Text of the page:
United States v. FergerAnnotate this Case
250 U.S. 199 (1919)
U.S. Supreme Court
United States v. Ferger, 250 U.S. 199 (1919)
United States v. Ferger
Argued April 29, 1919
Decided June 2, 1919
250 U.S. 199
Under the commerce clause, Congress has power to deal with acts not in themselves interstate commerce, but which obstruct or otherwise injuriously affect it. P. 250 U. S. 202.
Bills of lading in interstate commerce are instrumentalities of that commerce, subject to the authority of Congress under the commerce clause. P. 250 U. S. 204.
Judicial notice will be taken of the importance of bills of lading in interstate commerce. Id.
Congress has power to prohibit and punish the forgery and utterance of bills of lading for fictitious shipments in interstate commerce as a means of protecting and sustaining that commerce. P. 250 U. S. 205.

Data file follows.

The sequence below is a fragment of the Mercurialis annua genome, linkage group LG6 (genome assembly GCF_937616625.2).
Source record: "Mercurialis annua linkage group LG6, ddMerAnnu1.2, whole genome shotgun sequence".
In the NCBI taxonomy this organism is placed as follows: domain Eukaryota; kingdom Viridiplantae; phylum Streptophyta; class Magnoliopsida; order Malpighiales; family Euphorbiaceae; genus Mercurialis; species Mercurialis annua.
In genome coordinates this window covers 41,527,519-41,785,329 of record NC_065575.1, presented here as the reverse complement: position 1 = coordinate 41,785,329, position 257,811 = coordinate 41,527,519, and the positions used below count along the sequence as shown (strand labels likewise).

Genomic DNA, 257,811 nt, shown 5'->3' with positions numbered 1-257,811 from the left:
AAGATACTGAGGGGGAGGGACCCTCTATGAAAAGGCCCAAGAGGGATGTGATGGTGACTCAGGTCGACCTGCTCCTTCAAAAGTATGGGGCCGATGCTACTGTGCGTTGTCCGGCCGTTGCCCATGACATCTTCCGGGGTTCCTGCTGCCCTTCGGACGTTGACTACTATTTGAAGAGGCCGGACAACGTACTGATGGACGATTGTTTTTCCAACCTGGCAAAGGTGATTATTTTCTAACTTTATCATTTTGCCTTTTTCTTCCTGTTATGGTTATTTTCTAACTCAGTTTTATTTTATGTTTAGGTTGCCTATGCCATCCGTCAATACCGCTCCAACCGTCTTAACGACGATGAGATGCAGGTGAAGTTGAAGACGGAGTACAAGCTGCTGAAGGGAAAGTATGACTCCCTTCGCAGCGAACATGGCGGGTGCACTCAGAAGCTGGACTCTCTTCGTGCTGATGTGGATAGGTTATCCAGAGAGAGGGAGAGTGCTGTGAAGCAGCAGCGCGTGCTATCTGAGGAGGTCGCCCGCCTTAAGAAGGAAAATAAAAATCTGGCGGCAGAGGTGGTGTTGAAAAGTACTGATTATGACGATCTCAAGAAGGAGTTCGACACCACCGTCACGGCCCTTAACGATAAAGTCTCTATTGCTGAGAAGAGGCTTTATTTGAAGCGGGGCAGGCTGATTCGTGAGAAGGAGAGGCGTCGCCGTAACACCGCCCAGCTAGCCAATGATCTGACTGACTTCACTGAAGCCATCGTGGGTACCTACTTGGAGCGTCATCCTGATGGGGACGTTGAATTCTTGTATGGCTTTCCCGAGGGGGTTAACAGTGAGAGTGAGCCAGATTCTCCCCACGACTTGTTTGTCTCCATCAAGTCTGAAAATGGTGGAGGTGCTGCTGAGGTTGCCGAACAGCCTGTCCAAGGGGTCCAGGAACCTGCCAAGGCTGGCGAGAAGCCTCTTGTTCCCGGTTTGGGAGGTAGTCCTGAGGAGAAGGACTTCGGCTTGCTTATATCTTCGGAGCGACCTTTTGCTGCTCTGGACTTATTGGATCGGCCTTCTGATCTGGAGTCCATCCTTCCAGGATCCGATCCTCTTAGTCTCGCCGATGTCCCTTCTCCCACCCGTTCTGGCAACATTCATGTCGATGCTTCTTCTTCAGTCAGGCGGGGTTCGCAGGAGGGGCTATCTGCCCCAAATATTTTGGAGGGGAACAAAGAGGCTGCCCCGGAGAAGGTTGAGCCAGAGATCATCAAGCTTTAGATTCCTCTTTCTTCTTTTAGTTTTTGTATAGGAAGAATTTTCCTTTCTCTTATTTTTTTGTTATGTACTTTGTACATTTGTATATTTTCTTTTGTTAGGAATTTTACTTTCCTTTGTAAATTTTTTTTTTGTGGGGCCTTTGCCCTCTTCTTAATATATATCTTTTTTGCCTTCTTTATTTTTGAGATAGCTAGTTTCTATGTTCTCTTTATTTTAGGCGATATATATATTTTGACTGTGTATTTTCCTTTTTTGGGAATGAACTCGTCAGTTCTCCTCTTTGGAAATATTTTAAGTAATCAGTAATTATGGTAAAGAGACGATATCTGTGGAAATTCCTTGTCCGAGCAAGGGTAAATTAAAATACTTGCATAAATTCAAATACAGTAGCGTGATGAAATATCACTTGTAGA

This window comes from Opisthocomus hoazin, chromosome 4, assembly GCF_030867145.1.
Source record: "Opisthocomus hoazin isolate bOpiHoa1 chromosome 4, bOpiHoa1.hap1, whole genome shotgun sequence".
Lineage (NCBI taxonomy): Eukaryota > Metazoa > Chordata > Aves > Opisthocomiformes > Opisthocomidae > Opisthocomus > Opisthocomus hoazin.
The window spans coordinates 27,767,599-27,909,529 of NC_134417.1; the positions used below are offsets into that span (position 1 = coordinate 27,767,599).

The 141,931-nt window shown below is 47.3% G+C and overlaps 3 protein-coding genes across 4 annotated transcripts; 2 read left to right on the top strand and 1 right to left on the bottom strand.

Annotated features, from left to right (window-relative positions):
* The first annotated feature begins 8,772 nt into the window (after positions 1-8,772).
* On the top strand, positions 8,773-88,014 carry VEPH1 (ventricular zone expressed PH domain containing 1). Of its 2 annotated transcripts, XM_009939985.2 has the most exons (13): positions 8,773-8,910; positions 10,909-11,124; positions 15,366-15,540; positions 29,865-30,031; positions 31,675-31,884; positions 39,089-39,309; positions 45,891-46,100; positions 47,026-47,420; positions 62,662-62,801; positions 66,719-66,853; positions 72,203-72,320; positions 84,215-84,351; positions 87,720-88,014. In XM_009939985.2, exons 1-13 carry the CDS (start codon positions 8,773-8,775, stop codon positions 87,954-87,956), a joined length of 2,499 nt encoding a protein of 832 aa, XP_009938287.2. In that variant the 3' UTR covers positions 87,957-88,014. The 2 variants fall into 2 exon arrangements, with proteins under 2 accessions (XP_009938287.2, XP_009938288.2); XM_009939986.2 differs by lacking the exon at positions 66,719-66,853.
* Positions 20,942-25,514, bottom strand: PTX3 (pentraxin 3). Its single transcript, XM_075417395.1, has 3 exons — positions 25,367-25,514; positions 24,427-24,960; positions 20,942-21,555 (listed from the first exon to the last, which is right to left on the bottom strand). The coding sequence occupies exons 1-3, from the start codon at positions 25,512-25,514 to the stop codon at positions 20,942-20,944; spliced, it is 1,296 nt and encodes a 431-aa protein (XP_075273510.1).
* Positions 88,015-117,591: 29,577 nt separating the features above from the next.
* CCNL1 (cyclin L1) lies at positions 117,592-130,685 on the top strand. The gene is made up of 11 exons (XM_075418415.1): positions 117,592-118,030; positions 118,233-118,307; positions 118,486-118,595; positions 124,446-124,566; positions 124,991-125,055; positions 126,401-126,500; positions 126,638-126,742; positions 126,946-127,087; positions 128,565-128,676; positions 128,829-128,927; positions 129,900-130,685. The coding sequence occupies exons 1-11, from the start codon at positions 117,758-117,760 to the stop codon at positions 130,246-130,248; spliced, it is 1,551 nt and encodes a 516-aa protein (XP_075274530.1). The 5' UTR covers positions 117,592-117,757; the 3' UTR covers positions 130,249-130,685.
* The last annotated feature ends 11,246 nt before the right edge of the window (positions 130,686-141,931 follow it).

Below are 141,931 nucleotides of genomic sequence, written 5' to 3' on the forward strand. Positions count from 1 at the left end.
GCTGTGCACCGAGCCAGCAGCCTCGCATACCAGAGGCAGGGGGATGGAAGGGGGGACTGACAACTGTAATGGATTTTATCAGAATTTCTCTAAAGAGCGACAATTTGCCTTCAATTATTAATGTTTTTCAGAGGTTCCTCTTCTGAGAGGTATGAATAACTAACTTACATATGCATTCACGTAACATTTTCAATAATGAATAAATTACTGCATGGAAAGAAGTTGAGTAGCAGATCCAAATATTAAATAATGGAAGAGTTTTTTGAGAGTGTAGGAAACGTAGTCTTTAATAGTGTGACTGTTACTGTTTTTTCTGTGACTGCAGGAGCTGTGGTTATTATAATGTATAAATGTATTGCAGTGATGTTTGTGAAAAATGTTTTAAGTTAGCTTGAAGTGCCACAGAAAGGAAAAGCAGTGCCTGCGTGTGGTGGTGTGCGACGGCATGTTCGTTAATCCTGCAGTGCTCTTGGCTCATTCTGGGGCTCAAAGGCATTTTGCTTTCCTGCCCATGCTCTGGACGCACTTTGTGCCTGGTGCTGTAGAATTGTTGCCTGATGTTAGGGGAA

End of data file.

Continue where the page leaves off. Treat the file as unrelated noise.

256 F. 388 reversed.
The case is stated in the opinion.
Official Supreme Court case law is only found in the print version of the United States Reports. Justia case law is provided for general informational purposes only, and may not reflect current legal developments, verdicts or settlements. We make no warranties or guarantees about the accuracy, completeness, or adequacy of the information contained on this site or information linked to from this site. Please check official sources.